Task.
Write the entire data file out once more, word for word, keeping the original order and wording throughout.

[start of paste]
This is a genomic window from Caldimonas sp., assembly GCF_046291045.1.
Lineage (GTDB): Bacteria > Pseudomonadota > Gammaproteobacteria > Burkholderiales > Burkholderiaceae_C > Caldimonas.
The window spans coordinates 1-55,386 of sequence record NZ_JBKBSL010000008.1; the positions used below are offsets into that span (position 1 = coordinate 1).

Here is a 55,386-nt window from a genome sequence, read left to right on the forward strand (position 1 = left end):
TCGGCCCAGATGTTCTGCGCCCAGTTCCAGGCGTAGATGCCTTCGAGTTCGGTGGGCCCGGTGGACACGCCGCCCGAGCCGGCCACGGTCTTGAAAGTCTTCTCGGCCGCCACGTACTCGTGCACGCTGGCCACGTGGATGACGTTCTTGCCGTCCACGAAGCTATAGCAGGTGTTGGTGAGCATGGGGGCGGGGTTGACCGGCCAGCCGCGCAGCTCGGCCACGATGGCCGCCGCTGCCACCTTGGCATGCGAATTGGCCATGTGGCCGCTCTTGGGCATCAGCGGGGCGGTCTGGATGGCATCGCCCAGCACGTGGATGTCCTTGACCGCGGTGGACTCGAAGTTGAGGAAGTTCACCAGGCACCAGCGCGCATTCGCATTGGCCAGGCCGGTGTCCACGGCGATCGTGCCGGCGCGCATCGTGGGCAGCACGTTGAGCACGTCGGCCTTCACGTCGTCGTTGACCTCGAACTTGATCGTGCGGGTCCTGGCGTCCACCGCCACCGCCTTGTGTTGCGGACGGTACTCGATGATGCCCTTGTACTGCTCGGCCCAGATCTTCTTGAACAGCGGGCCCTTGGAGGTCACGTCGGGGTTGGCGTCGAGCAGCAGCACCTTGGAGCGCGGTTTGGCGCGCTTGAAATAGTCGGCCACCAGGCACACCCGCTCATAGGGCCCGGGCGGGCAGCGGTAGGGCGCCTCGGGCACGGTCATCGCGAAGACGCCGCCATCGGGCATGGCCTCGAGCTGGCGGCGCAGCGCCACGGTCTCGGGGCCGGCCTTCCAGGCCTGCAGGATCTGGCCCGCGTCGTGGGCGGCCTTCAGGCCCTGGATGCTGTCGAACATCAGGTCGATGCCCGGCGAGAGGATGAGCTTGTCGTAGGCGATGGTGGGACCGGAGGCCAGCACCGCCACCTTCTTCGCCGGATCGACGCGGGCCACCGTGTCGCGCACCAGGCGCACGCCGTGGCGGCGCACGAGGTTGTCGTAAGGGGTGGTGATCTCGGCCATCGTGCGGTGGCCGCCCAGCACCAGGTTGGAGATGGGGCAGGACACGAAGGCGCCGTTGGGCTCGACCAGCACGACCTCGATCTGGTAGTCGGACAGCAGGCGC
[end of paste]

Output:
This is a genomic window from Caldimonas sp., assembly GCF_046291045.1.
Lineage (GTDB): Bacteria > Pseudomonadota > Gammaproteobacteria > Burkholderiales > Burkholderiaceae_C > Caldimonas.
The window spans coordinates 1-55,386 of sequence record NZ_JBKBSL010000008.1; the positions used below are offsets into that span (position 1 = coordinate 1).

Here is a 55,386-nt window from a genome sequence, read left to right on the forward strand (position 1 = left end):
TCGGCCCAGATGTTCTGCGCCCAGTTCCAGGCGTAGATGCCTTCGAGTTCGGTGGGCCCGGTGGACACGCCGCCCGAGCCGGCCACGGTCTTGAAAGTCTTCTCGGCCGCCACGTACTCGTGCACGCTGGCCACGTGGATGACGTTCTTGCCGTCCACGAAGCTATAGCAGGTGTTGGTGAGCATGGGGGCGGGGTTGACCGGCCAGCCGCGCAGCTCGGCCACGATGGCCGCCGCTGCCACCTTGGCATGCGAATTGGCCATGTGGCCGCTCTTGGGCATCAGCGGGGCGGTCTGGATGGCATCGCCCAGCACGTGGATGTCCTTGACCGCGGTGGACTCGAAGTTGAGGAAGTTCACCAGGCACCAGCGCGCATTCGCATTGGCCAGGCCGGTGTCCACGGCGATCGTGCCGGCGCGCATCGTGGGCAGCACGTTGAGCACGTCGGCCTTCACGTCGTCGTTGACCTCGAACTTGATCGTGCGGGTCCTGGCGTCCACCGCCACCGCCTTGTGTTGCGGACGGTACTCGATGATGCCCTTGTACTGCTCGGCCCAGATCTTCTTGAACAGCGGGCCCTTGGAGGTCACGTCGGGGTTGGCGTCGAGCAGCAGCACCTTGGAGCGCGGTTTGGCGCGCTTGAAATAGTCGGCCACCAGGCACACCCGCTCATAGGGCCCGGGCGGGCAGCGGTAGGGCGCCTCGGGCACGGTCATCGCGAAGACGCCGCCATCGGGCATGGCCTCGAGCTGGCGGCGCAGCGCCACGGTCTCGGGGCCGGCCTTCCAGGCCTGCAGGATCTGGCCCGCGTCGTGGGCGGCCTTCAGGCCCTGGATGCTGTCGAACATCAGGTCGATGCCCGGCGAGAGGATGAGCTTGTCGTAGGCGATGGTGGGACCGGAGGCCAGCACCGCCACCTTCTTCGCCGGATCGACGCGGGCCACCGTGTCGCGCACCAGGCGCACGCCGTGGCGGCGCACGAGGTTGTCGTAAGGGGTGGTGATCTCGGCCATCGTGCGGTGGCCGCCCAGCACCAGGTTGGAGATGGGGCAGGACACGAAGGCGCCGTTGGGCTCGACCAGCACGACCTCGATCTGGTAGTCGGACAGCAGGCGC